By Julie Steenhuysen
CHICAGO (Reuters) - The U.S. Centers for Disease Control and Prevention (CDC) said on Thursday it was monitoring a new strain of bird flu and has started work on a vaccine just in case it is needed.
So far, the strain known as avian influenza A (H7N9) has only been found in China and does not appear to be capable of being passed from person to person.
The strain has killed five people, and global health officials are discussing if and when it may be necessary to start producing a vaccine.
The infections in China mark the first time humans have been afflicted by this new strain of bird flu, which causes severe respiratory illness.
CDC spokesman Tom Skinner said the agency is monitoring the situation closely and working with its domestic and international partners.
The CDC has begun reviewing genetic sequence information on the strain and started the process of making a "seed" virus, a genetically modified version of the virus that could be used by manufacturers to make a vaccine. Because the agency is using artificial or synthetic DNA for this step, Skinner said the seed virus may be available within the next few weeks.
Then, several weeks of testing the seed virus in ferrets would be required to determine if it can be used to make a vaccine. If the answer is yes, then ramping up production would take several months. All told, said Skinner, production of a vaccine against the new strain - should one be needed - would not be underway for five to six months.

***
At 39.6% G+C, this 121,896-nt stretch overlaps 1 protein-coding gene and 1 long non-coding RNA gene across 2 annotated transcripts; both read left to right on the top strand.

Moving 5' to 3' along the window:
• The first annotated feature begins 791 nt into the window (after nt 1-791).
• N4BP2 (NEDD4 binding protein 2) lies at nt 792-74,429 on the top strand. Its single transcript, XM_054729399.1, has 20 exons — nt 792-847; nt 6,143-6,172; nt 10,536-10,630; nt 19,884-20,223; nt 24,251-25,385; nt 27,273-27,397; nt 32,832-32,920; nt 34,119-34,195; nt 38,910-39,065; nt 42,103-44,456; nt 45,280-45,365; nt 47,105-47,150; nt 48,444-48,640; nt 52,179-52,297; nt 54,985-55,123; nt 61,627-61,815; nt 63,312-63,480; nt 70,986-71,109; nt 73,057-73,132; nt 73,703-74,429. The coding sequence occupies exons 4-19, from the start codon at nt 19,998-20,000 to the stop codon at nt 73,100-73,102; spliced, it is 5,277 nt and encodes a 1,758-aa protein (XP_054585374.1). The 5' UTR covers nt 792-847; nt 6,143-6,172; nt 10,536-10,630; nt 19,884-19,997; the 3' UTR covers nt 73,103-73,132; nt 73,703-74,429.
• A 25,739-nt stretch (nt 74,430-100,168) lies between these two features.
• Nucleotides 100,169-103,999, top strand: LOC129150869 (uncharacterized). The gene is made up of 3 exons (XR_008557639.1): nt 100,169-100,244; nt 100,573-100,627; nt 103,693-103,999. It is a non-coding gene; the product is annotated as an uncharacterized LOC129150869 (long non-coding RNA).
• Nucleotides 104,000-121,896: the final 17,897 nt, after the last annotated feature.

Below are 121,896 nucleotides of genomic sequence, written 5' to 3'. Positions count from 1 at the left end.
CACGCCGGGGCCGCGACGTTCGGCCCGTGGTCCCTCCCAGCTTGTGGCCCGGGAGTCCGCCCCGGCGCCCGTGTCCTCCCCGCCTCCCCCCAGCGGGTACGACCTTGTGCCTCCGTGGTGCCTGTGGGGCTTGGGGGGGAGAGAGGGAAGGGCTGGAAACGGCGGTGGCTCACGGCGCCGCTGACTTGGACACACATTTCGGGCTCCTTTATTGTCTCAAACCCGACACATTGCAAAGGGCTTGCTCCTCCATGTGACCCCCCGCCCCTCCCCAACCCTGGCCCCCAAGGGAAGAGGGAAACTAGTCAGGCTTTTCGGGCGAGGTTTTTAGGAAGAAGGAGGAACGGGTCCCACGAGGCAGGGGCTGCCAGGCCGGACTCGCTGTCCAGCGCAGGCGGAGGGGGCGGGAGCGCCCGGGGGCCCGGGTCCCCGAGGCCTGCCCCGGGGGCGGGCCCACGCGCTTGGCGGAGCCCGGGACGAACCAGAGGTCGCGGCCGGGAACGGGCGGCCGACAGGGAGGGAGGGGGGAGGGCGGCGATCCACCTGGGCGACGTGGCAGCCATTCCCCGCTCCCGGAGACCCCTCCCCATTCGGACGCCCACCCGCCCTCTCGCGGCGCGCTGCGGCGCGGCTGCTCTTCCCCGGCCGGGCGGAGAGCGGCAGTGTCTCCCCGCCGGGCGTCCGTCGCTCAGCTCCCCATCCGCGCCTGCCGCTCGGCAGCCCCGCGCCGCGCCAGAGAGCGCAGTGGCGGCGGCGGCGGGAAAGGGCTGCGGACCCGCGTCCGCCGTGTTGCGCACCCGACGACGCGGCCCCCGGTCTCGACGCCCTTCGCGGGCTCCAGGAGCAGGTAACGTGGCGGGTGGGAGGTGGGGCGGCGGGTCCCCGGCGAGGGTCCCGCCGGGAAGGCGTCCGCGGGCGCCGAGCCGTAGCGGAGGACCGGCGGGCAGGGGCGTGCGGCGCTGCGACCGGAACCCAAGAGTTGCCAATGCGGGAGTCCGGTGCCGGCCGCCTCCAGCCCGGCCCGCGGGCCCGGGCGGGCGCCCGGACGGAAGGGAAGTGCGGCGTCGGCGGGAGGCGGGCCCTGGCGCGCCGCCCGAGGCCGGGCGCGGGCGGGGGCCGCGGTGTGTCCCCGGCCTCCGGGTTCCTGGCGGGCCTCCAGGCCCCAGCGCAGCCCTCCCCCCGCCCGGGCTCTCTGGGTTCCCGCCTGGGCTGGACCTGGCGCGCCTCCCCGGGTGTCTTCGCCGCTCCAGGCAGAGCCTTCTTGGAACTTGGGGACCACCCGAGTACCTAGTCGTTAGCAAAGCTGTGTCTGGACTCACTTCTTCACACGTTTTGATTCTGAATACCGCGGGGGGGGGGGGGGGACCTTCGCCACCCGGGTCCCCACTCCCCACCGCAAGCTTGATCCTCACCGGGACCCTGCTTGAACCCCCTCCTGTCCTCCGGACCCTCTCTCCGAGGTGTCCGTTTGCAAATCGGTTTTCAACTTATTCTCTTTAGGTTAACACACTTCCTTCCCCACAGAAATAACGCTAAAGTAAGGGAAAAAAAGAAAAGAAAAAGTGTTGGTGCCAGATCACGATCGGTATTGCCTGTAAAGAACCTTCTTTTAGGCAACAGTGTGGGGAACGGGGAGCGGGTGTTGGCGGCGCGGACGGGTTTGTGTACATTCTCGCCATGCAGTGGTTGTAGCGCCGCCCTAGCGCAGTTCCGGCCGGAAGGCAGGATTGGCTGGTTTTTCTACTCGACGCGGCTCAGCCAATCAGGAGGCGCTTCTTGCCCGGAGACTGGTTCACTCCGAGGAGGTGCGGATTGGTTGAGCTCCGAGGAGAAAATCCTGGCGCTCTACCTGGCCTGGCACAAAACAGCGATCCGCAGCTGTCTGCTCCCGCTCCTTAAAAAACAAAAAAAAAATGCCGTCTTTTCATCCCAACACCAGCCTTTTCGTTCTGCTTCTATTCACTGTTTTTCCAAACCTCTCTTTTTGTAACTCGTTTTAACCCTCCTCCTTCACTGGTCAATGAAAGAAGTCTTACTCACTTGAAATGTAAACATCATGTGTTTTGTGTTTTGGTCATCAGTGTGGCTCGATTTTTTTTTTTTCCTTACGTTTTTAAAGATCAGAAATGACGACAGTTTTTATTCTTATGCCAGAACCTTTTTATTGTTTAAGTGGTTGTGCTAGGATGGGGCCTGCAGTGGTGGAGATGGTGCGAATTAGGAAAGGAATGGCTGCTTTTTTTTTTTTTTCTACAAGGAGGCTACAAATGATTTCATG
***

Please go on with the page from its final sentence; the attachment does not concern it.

Before full-scale production of a vaccine begins, however, there are several questions that must be addressed, especially whether the virus is being transmitted from person to person.
"Right now there is no evidence to suggest that is the case," Skinner said in a telephone interview.
CDC labs will also be conducting tests to see if the virus is susceptible to current antiviral drugs used to treat flu, such as Roche Holding AG's Tamiflu, he said.
However, Skinner stressed that the steps the CDC is taking are routine preparedness measures that often apply when a new flu virus is detected in people.
Most conventional flu vaccines in the United States are still made using a 60-year-old process in which the vaccine is grown in fertilized chicken eggs. That method can take several months to complete, but it is changing.
In November, Novartis won U.S. regulatory approval to sell its cell-based flu vaccine, which uses a speedier manufacturing process.
In January, privately held Protein Sciences Corp won U.S. approval to develop the first gene-based flu vaccine, which uses genetic engineering to grow portions of the virus in insect cells rather than eggs.
Other U.S. flu vaccine makers include Sanofi SA, AstraZeneca Plc and GlaxoSmithKline.
(Additional reporting by Sharon Begley in New York; Editing by Xavier Briand, Christopher Wilson and Eric Beech)